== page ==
Environmentalism: A Military Approach

By taking a look at what he calls “environmentality,” Marzec shows how a military look at environmentalism has turned into the ill-conceived idea that human adaptation should trump the effort for sustainable living.


| September 2016



Soldier saluting

"Adaptation provides perfect camouflage for military institutions bent on governing environmental anxieties from the standpoint of national security."

Photo by Fotolia/Photocreo Bednarek

The primary concern of Robert P. Marzec’s book, Militarizing the Environment (University of Minnesota, 2015), is how the military and the national security state are moving into the realm of environmentalism. Rather than finding sustainable ways to protect the environment, “militarizing” the issue turns the focus toward our ability to adapt to the declining natural world. It is especially worrying in when it comes to events like climate change, which are being viewed as inevitable rather than preventable. With this mindset, the effort to stop the decline all but disappears. While his book brings this issue to light, calls for a focus on sustainable living internationally, and even offers alternative solutions, Marzec proves that humankind, even in a dying world, will manipulate nature’s most complex issues into studies on our own survival.

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Climate Change War Games

“Nature is a powerful security system.”
— Rafe Sagarin, Learning from the Octopus: How Secrets from Nature Can Help Us Fight Terrorist Attacks, Natural Disasters, and Disease

“Climate change will provide the conditions that will extend the war on terror.”
— Admiral T. Joseph Lopez, former commander-in- chief, U.S. Naval Forces

On July 27, 2008, the Center for a New American Security (CNAS), with the help of the United States military, members and institutes of the scientific community, private corporations, public policy institutes, national funding agencies, and ABC News, engaged in a two-day, new type of military exercise: the Climate Change War Game. The goal of the game was clear: “to explore the national security consequences of climate change.”1 The CNAS is perhaps the first in what will no doubt be a growing number of post–Cold War, post–homeland security institutions. A public policy think tank created in 2007, the CNAS’s mission is to explore future threats to national security that come in the form of “irregular warfare.” The original concept for the center arose out of the idea that security issues in the twenty-first century will need to be revolutionized (referred to in Pentagon circles as “the revolution in military affairs”) to address twenty-first- century problems such as diminishing natural planetary resources. Its existence is indicative, as we will see throughout the course of this book, of a general trend to decentralize and expand the security society by replacing the nation-state collective fantasy of national security with the new planetary ecological-state collective fantasy of natural security. Its co-opting of environmental care and its reduction of complex ecological relations within the military parameters of a war game exemplify the primary concern of this book: the extension of the military and the national security state into the arena of environmentalism.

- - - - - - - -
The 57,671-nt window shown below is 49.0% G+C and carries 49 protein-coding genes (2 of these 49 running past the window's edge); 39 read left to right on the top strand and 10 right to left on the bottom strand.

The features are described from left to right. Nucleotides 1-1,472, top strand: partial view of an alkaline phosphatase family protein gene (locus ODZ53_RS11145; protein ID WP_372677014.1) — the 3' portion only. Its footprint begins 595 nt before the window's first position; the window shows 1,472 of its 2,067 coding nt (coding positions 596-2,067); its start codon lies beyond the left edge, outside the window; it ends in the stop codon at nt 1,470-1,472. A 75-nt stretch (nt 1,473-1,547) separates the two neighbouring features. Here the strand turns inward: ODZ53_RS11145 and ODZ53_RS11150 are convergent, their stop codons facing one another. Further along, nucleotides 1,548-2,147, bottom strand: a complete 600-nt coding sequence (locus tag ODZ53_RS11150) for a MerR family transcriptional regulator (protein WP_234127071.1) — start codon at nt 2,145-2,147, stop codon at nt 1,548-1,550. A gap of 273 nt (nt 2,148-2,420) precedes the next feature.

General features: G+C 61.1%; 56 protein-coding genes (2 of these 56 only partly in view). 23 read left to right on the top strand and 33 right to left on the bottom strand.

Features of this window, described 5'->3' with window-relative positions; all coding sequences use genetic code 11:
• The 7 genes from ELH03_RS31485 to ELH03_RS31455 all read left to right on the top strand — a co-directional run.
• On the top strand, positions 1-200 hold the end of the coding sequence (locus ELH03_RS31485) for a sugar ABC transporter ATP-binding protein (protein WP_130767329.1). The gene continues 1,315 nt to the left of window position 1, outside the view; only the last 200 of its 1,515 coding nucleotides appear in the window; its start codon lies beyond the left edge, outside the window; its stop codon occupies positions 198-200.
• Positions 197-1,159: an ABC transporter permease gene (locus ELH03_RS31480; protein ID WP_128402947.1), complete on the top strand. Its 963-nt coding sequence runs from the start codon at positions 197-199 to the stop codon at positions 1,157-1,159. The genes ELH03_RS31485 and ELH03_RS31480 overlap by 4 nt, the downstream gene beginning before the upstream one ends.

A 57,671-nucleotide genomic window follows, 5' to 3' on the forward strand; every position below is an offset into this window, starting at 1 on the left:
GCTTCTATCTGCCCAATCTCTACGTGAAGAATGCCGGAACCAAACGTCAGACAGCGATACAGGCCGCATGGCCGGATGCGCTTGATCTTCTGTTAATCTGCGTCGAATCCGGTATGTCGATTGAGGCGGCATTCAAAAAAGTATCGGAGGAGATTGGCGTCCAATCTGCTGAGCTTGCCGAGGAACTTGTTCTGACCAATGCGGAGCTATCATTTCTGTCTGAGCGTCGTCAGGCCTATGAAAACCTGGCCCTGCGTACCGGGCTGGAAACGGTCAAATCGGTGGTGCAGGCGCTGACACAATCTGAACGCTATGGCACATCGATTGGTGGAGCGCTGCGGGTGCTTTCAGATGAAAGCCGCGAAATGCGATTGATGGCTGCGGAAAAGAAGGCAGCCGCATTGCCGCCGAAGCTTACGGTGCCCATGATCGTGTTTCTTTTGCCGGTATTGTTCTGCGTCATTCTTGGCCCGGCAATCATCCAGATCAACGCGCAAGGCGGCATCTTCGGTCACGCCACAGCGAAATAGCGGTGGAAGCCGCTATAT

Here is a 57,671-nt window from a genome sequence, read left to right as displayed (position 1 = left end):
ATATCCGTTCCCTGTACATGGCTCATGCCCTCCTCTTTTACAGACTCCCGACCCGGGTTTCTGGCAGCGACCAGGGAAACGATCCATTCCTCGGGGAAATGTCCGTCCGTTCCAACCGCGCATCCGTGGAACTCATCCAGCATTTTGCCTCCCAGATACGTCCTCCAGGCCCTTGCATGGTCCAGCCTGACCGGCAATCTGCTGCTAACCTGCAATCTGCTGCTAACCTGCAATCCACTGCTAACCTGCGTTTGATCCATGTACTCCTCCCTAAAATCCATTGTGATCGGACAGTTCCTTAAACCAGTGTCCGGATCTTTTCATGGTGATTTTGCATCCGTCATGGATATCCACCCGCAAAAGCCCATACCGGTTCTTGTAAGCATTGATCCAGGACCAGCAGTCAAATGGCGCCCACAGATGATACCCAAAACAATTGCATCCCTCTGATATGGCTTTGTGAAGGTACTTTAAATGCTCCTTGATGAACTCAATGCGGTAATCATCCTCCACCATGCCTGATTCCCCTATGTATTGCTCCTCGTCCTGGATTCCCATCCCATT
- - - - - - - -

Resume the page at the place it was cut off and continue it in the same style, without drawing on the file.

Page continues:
Various potentials for developing new forms of sustainability were floated throughout the early stages of the game, but as it progressed, players found such approaches to be a worrisome distraction from the central issue of security: “A focus on cutting greenhouse gas emissions runs the risk of crowding out full consideration of adaptation challenges.” Climate change was seen to be unavoidable and adaptation to the threat a more reasonable response than the exploration of new forms of sustainability. “Adaptation” — where ecosystems meet the war machine — became the command imperative to be disseminated down all lines of communication. As the inevitable end point of the war game’s linear narrative, the idea navigated game players in the direction of transforming climate change into a “threat multiplier,” one that trumped alternative ecological relations and possibilities. The concept of adaptation is a critical and necessary component of scientific efforts to address climate change, and it is important to recognize that salient fact. Due to considerable anthropocentric influence, climate change has already become inevitable, and adjusting to this change will be an essential historical task of humanity in the coming century. However, it is of equal importance to recognize that the concept is now functioning at a moment when humans have taken on the idea of security as a fundamental mandate of political existence. As part of a new ecosecurity imaginary, “adaptation” acquires a very different ontological character — commandeering consciousness to adopt a “clear” intelligibility that supplants the hard work of thinking alternative futures to a neoliberal paradigm. Arising out of a post–Cold War, end-of- history rationality, it tacitly obviates such diverse traditions as the wilderness sublime of Wordsworth and Thoreau, the ecstatic environmentalism of John Muir, the romantic primitivism of Jean-Jacques Rousseau, the land ethic of Aldo Leopold, the embittered inhumanism of Robinson Jeffers, and the scientific environmentalism of Rachel Carson and Barry Commoner — to name only a few.